Tajikistan, a small country in Central Asia, is regarded by the World Health Organization (WHO) as one of the most impoverished countries. Primarily private out-of-pocket deals run the country’s health care system. According to the WHO, this process undermines the system’s ability to grow in equity, efficiency and quality.

Combating COVID-19

Tajikistan was one of the first countries to receive COVID-19 support. In April 2020,  the World Bank provided emergency relief to Tajikistan, along with aid from various other countries. The World Bank said that it is a continuous goal to strengthen Tajikistan’s response to COVID-19 by improving its health care system.

On June 7, 2020, Tajikistan received emergency medical teams (EMTs) and mobile laboratories from Poland, Germany, Russia and the United Kingdom. After this support, the country began to see an increase in COVID-19 contact tracing, testing and optimization of patient care. The EMTs gave Tajikistani health care workers advice on how to handle severe COVID-19 cases.

Tajikistan enacted a national COVID-19 laboratory upscale plan, and with help from international aid, the Tajikistan government established a Public Emergency Operations Center. On July 22, 2020, Russian lab experts arrived in the Central Asian country to help strengthen its data management system. Now, Tajikistan is seeing an increase in testing and staff capacity.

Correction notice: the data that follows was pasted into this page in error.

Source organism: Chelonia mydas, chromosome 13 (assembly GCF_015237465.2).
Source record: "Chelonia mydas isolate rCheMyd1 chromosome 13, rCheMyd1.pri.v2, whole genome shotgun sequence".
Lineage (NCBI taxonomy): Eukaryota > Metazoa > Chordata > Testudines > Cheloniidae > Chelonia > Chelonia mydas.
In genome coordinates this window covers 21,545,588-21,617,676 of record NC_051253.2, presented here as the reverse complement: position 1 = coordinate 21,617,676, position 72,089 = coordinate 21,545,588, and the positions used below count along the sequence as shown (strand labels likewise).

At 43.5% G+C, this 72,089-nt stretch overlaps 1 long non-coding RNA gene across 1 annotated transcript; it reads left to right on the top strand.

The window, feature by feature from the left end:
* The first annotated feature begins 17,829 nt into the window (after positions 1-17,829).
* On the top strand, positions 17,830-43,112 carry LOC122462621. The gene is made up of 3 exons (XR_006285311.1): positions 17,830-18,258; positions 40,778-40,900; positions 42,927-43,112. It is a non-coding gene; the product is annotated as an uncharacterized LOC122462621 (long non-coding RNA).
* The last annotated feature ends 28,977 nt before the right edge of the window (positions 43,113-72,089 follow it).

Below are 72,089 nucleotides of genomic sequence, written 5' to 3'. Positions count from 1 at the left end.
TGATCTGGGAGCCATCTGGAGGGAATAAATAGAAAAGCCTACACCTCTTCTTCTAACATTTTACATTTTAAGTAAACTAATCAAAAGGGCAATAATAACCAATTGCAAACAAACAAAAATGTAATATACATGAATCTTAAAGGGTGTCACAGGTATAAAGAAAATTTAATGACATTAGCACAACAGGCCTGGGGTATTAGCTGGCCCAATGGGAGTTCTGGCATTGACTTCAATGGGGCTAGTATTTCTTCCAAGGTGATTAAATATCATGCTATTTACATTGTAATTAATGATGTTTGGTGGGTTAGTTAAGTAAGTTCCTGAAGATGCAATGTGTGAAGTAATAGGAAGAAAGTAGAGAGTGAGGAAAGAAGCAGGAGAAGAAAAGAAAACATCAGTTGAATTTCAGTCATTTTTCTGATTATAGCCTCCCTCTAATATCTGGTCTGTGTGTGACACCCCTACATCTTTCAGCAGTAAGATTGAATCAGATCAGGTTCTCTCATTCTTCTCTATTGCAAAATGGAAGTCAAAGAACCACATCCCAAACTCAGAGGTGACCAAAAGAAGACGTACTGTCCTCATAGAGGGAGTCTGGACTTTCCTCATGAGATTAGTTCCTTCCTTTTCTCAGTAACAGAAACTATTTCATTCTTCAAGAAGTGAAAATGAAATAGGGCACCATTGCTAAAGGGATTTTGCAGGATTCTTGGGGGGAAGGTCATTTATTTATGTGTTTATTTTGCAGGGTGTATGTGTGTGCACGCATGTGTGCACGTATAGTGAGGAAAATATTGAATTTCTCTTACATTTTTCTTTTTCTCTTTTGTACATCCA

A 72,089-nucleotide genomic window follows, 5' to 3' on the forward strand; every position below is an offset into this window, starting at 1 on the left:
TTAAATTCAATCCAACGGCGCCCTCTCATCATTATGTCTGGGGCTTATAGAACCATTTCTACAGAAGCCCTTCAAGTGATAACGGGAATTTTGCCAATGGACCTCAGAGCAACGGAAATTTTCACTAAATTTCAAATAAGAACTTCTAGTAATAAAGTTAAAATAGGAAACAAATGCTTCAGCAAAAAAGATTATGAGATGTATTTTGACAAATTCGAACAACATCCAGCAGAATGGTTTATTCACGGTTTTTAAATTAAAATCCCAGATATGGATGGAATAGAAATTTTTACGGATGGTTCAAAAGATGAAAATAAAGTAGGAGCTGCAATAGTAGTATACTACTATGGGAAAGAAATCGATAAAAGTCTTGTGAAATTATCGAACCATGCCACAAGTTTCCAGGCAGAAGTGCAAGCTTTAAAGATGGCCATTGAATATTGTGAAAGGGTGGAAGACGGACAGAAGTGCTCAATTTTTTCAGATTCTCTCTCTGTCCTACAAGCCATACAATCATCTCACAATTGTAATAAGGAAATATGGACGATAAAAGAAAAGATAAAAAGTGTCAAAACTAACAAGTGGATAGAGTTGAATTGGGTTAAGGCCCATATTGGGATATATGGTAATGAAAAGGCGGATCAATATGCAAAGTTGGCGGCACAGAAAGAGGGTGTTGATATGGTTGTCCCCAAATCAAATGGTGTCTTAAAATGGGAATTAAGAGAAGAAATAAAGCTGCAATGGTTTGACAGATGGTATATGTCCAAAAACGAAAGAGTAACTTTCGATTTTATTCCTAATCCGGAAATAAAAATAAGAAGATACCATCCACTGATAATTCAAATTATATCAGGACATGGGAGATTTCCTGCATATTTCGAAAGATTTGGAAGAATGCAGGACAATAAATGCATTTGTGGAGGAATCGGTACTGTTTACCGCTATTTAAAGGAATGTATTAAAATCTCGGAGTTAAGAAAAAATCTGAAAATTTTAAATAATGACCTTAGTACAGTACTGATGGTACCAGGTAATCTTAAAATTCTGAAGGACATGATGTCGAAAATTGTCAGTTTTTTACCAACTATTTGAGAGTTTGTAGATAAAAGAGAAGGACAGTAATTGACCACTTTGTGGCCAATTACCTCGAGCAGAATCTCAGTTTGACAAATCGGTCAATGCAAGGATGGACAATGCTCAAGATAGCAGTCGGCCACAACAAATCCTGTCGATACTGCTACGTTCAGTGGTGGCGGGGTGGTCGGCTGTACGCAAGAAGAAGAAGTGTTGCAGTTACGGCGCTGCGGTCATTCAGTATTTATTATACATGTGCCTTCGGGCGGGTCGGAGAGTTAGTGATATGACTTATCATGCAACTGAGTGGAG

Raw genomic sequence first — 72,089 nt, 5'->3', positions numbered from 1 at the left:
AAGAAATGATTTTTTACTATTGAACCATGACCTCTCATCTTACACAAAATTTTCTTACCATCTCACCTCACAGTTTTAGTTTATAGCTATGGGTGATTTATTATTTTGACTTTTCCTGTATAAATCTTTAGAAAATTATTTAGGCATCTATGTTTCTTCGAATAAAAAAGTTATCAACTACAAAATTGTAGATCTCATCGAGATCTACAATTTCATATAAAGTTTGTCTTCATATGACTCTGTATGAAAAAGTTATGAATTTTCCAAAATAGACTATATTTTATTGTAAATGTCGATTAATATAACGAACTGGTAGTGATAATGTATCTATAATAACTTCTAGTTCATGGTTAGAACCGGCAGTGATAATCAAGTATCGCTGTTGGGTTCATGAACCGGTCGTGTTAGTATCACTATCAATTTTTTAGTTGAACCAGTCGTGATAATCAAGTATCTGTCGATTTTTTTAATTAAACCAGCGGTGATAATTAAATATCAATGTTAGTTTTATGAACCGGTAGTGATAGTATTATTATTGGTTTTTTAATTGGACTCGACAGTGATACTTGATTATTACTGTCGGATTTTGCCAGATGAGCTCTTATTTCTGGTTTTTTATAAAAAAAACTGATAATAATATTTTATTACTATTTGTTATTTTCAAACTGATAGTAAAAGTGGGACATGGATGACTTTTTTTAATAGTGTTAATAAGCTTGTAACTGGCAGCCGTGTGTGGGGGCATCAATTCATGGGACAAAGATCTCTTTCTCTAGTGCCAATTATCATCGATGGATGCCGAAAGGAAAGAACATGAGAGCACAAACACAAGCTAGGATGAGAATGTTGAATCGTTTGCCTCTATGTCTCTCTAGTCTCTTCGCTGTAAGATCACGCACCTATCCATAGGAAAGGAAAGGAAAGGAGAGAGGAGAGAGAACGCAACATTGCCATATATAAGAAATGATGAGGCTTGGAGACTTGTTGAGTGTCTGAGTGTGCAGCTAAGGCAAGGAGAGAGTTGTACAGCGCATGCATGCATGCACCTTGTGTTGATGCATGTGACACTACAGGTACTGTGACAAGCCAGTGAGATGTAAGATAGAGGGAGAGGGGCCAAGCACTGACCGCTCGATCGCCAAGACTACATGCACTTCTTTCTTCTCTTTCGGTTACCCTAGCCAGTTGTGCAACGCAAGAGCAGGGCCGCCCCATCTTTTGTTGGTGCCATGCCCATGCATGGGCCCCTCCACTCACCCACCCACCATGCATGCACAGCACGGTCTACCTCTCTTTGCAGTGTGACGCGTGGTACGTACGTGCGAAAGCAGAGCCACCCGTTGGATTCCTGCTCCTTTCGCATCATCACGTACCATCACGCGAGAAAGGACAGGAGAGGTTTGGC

In addition, USAID donated $7.17 million to the Tajikistan government. Tajikistan used the funding to support migrants that traveled into the country. The country is also buying new, life-saving equipment and medical supplies. In April 2020, the USAID and other American organizations sent 58,620 kilograms of food to more than 100 health and social welfare institutions. These donations totaled approximately $171,000.

Further, the World Bank allocated $11.3 million to a grant for the Tajikistan Emergency COVID-19 Project. The project works to improve healthcare for Tajikistan’s citizens, sending funds to impoverished households and informing the public on COVID-19 safety measures.

Hope for Tajikistan

The Intensive Care Unit in Varzob, Tajikistan, was one of 10 hospitals chosen for refurbishment with funding from the World Bank. The hospital received upgraded medical equipment and supplies to strengthen Tajikistan’s response to COVID-19The Tajikistan hospital can now serve all district citizens instead of only private out-of-pocket citizens.

Several hospitals throughout Tajikistan received batches of medical equipment. Donations included 68 ICU ventilators, 68 ICU beds with patient monitors and 400,000 pieces of personal protective equipment.